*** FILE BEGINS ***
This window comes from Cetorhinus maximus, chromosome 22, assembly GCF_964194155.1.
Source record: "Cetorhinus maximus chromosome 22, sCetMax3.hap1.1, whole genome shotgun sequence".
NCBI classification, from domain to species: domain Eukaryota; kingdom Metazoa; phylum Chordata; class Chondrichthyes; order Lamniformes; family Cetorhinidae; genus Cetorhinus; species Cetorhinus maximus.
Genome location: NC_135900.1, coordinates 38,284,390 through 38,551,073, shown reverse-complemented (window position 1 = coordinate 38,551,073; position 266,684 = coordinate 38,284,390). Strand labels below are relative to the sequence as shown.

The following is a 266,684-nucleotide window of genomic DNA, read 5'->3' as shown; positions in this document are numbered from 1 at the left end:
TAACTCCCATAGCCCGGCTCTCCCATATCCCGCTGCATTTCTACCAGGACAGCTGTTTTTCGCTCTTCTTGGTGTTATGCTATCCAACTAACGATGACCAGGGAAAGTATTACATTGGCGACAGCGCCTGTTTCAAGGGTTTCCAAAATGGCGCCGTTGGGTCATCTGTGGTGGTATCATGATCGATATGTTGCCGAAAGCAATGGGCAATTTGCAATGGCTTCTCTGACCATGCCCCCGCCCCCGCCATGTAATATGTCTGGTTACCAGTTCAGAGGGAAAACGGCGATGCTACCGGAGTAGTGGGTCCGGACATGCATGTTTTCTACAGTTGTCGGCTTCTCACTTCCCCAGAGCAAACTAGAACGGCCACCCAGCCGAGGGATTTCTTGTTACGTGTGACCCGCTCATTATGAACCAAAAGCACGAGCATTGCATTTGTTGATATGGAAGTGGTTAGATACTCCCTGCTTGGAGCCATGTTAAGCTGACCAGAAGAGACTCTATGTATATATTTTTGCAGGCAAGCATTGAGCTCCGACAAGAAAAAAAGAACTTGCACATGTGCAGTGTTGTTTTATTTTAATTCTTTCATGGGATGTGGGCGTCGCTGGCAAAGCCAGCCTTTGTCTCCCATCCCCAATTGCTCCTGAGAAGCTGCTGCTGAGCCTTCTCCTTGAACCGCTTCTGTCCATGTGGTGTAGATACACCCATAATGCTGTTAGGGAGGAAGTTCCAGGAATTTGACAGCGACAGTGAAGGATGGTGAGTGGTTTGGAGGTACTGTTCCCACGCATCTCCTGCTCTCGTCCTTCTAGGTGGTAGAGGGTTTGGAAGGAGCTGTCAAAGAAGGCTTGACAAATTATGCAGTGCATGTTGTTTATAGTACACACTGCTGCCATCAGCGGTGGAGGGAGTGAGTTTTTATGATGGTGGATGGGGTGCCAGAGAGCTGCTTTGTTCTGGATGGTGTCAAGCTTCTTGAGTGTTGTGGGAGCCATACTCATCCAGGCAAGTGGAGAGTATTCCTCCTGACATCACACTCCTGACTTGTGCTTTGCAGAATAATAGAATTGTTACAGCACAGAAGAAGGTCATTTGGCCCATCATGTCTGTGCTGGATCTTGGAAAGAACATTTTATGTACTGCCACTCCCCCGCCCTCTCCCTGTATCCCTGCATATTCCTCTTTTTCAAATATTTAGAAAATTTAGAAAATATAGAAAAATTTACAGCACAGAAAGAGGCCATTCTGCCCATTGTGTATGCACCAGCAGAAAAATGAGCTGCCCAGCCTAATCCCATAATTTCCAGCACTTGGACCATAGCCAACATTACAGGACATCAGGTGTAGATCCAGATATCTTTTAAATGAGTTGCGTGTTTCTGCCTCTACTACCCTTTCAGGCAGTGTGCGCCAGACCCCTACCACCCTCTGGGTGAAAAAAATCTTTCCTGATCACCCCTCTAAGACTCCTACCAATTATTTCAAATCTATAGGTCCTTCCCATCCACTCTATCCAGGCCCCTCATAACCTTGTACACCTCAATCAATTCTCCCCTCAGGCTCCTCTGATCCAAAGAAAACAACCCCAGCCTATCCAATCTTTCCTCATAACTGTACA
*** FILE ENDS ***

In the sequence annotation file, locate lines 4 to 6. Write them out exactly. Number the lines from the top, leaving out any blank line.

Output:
Genome location: NC_135900.1, coordinates 38,284,390 through 38,551,073, shown reverse-complemented (window position 1 = coordinate 38,551,073; position 266,684 = coordinate 38,284,390). Strand labels below are relative to the sequence as shown.

The following is a 266,684-nucleotide window of genomic DNA, read 5'->3' as shown; positions in this document are numbered from 1 at the left end:
TAACTCCCATAGCCCGGCTCTCCCATATCCCGCTGCATTTCTACCAGGACAGCTGTTTTTCGCTCTTCTTGGTGTTATGCTATCCAACTAACGATGACCAGGGAAAGTATTACATTGGCGACAGCGCCTGTTTCAAGGGTTTCCAAAATGGCGCCGTTGGGTCATCTGTGGTGGTATCATGATCGATATGTTGCCGAAAGCAATGGGCAATTTGCAATGGCTTCTCTGACCATGCCCCCGCCCCCGCCATGTAATATGTCTGGTTACCAGTTCAGAGGGAAAACGGCGATGCTACCGGAGTAGTGGGTCCGGACATGCATGTTTTCTACAGTTGTCGGCTTCTCACTTCCCCAGAGCAAACTAGAACGGCCACCCAGCCGAGGGATTTCTTGTTACGTGTGACCCGCTCATTATGAACCAAAAGCACGAGCATTGCATTTGTTGATATGGAAGTGGTTAGATACTCCCTGCTTGGAGCCATGTTAAGCTGACCAGAAGAGACTCTATGTATATATTTTTGCAGGCAAGCATTGAGCTCCGACAAGAAAAAAAGAACTTGCACATGTGCAGTGTTGTTTTATTTTAATTCTTTCATGGGATGTGGGCGTCGCTGGCAAAGCCAGCCTTTGTCTCCCATCCCCAATTGCTCCTGAGAAGCTGCTGCTGAGCCTTCTCCTTGAACCGCTTCTGTCCATGTGGTGTAGATACACCCATAATGCTGTTAGGGAGGAAGTTCCAGGAATTTGACAGCGACAGTGAAGGATGGTGAGTGGTTTGGAGGTACTGTTCCCACGCATCTCCTGCTCTCGTCCTTCTAGGTGGTAGAGGGTTTGGAAGGAGCTGTCAAAGAAGGCTTGACAAATTATGCAGTGCATGTTGTTTATAGTACACACTGCTGCCATCAGCGGTGGAGGGAGTGAGTTTTTATGATGGTGGATGGGGTGCCAGAGAGCTGCTTTGTTCTGGATGGTGTCAAGCTTCTTGAGTGTTGTGGGAGCCATACTCATCCAGGCAAGTGGAGAGTATTCCTCCTGACATCACACTCCTGACTTGTGCTTTGCAGAATAATAGAATTGTTACAGCACAGAAGAAGGTCATTTGGCCCATCATGTCTGTGCTGGATCTTGGAAAGAACATTTTATGTACTGCCACTCCCCCGCCCTCTCCCTGTATCCCTGCATATTCCTCTTTTTCAAATATTTAGAAAATTTAGAAAATATAGAAAAATTTACAGCACAGAAAGAGGCCATTCTGCCCATTGTGTATGCACCAGCAGAAAAATGAGCTGCCCAGCCTAATCCCATAATTTCCAGCACTTGGACCATAGCCAACATTACAGGACATCAGGTGTAGATCCAGATATCTTTTAAATGAGTTGCGTGTTTCTGCCTCTACTACCCTTTCAGGCAGTGTGCGCCAGACCCCTACCACCCTCTGGGTGAAAAAAATCTTTCCTGATCACCCCTCTAAGACTCCTACCAATTATTTCAAATCTATAGGTCCTTCCCATCCACTCTATCCAGGCCCCTCATAACCTTGTACACCTCAATCAATTCTCCCCTCAGGCTCCTCTGATCCAAAGAAAACAACCCCAGCCTATCCAATCTTTCCTCATAACTGTACA